Filling out the rest of the lineup is a collection of solid-to-good players. Russell Martin has had a quietly great season at catcher, hitting 22 homers and 23 doubles, Kevin Pillar is about as exciting a defensive center fielder as there is, and even washed-out prospect Justin Smoak has chipped in with 18 homers in limited playing time. And we haven’t even gotten to Troy Tulowitzki yet, the guy who hit just .232/.314/.368 with five homers since being traded to the Jays, but also just happens to be the best shortstop in baseball and one of the deadliest hitters in the league when he’s on his game. He’s missed most of the stretch run with an injury, but he should be ready to roll for the playoffs.
The pitching staff isn’t nearly as unstoppable as the offense, but that says more about just how good the Jays’ hitters are than it does about the pitchers. David Price has been precisely the kind of ace the team was looking for since coming over at the trade deadline. He’s made 11 starts for the team, striking out 87 batters in 74.1 innings and cruising along with a 2.31 ERA. Behind Price are Marco Estrada, R.A. Dickey, and Mark Buerhle, all three of whom have churned through plenty of innings and put together perfectly decent seasons. A guy you really need to keep your eye on, though, is Marcus Stroman. He’s a stud pitching prospect who was lined up to be the Jays’ young ace in the making before an ACL tear knocked him out for almost the entire season. He’s back now, though, and has looked great in his four starts, allowing just five runs in 27 innings while striking out 18.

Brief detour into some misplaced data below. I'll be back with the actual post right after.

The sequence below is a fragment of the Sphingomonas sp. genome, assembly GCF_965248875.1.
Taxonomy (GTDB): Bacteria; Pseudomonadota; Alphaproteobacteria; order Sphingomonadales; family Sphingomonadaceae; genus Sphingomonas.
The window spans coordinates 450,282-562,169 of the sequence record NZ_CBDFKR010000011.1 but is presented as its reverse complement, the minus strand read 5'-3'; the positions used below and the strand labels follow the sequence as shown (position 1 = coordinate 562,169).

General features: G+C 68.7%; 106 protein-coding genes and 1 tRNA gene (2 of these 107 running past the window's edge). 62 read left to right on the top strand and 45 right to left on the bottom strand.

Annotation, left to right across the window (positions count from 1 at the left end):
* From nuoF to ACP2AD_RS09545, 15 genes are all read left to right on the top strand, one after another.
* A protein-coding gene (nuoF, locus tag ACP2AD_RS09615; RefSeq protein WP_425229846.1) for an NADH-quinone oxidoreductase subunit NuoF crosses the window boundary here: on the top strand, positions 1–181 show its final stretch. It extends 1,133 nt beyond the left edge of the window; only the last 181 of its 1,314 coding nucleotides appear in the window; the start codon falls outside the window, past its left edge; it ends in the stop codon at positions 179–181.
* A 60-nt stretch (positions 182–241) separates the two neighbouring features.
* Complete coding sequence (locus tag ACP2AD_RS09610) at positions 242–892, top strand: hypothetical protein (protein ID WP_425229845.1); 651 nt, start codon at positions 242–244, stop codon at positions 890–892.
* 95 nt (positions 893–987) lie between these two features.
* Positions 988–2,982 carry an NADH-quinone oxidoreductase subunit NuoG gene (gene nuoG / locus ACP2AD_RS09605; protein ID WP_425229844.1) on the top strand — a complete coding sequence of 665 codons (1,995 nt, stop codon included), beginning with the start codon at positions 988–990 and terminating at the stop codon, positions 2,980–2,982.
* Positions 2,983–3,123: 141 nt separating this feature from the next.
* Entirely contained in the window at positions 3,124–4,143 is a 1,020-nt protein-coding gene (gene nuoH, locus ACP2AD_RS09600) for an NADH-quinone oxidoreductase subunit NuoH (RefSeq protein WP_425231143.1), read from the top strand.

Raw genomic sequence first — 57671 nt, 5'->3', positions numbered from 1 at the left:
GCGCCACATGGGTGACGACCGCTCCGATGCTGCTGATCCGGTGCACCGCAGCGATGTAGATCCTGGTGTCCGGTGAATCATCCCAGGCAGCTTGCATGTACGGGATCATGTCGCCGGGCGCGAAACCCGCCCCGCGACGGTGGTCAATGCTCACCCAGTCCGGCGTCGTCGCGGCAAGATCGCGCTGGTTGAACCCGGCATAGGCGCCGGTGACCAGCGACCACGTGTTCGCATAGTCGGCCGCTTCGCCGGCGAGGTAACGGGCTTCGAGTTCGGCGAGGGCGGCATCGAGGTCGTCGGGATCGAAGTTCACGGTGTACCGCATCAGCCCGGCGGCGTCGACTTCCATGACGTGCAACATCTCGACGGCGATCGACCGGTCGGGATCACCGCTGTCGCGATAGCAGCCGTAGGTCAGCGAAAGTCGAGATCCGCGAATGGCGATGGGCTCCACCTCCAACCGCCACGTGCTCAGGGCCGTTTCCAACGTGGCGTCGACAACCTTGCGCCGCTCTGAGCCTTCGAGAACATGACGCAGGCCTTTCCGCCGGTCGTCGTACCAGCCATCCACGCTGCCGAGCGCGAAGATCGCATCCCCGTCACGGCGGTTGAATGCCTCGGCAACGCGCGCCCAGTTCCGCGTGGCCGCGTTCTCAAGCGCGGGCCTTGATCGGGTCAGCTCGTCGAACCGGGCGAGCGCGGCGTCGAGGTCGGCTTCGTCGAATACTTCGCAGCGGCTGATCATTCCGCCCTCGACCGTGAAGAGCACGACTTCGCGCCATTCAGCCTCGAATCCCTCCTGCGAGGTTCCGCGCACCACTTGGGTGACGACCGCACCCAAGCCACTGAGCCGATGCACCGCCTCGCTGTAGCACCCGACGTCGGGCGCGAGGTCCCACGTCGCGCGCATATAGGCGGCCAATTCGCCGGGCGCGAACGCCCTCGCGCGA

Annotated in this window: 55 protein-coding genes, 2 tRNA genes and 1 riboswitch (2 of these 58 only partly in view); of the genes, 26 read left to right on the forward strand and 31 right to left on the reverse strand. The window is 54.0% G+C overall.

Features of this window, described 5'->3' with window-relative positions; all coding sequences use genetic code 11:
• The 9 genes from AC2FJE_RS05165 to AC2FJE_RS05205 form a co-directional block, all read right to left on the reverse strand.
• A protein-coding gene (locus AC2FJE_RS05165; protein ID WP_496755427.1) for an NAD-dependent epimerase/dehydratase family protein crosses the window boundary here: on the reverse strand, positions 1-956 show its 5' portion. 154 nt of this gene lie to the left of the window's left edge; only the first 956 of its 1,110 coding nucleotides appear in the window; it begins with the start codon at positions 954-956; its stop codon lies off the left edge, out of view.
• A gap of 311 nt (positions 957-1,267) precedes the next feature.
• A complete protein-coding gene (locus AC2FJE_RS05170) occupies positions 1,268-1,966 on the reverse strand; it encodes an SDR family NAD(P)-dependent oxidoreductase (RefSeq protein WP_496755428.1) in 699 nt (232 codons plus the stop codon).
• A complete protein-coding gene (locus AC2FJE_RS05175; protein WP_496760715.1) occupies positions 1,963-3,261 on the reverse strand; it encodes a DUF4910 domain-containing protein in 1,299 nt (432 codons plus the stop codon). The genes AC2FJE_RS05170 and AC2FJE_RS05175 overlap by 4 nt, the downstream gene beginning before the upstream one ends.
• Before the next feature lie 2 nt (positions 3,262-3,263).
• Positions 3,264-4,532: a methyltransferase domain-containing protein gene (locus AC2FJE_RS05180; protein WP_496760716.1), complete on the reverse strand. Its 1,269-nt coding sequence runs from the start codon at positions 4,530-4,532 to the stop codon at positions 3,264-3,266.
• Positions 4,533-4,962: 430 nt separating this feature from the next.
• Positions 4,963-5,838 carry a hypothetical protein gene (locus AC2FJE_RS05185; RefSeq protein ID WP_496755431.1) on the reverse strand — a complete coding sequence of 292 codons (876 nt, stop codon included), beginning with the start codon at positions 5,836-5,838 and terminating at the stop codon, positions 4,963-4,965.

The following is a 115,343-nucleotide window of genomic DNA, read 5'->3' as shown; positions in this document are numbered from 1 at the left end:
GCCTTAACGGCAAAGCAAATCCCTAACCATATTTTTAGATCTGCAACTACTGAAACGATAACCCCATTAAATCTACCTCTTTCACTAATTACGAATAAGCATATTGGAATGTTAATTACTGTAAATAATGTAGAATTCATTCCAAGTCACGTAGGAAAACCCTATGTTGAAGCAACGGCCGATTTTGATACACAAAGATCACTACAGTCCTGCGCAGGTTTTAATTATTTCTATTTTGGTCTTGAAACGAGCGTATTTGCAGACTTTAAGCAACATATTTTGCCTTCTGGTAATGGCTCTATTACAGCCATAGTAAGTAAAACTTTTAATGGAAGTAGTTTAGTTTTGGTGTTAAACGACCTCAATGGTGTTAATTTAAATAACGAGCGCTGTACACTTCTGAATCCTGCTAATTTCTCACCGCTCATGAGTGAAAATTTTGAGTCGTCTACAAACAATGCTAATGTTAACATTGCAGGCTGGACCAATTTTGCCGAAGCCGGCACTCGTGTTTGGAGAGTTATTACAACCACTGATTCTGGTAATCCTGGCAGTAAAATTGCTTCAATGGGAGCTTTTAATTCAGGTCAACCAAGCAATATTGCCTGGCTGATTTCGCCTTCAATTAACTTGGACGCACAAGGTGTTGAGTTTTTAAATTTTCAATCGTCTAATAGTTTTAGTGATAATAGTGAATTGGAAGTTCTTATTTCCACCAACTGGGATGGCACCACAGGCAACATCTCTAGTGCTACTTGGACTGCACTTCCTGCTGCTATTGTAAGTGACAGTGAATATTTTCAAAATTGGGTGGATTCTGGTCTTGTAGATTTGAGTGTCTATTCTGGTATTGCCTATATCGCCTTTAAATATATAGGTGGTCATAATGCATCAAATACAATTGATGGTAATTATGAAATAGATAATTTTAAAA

Almost as important as how good these guys are is how compelling they are as people and players. Even the most talented team in the world can be a drag to watch in the playoffs if it is full of boring, two-dimensional players. The Blue Jays are not that team.
Donaldson and Bautista are really easy to root for, in part because both were once on the verge of falling out of baseball before saving their careers by adopting the Zen teachings of the high leg kick. Bautista’s also a sharp, fiery guy who goes about his business with style and isn’t afraid to talk some shit. Donaldson often comes off as slightly unhinged, and is never not playing his goddamn balls off. Dickey is one of the most thoughtful and likable players in baseball, David Price has enough energy and enthusiasm to supply a whole team, Marcus Stroman’s high-fives require extra padding, and soft-tossin’ Papa Buerhle is exactly the kind of grizzled vet that’s fun to root for in the postseason. Edwin Encarnacion rounds the bases with an invisible parrot perched on his elbow after each home run, for chrissakes.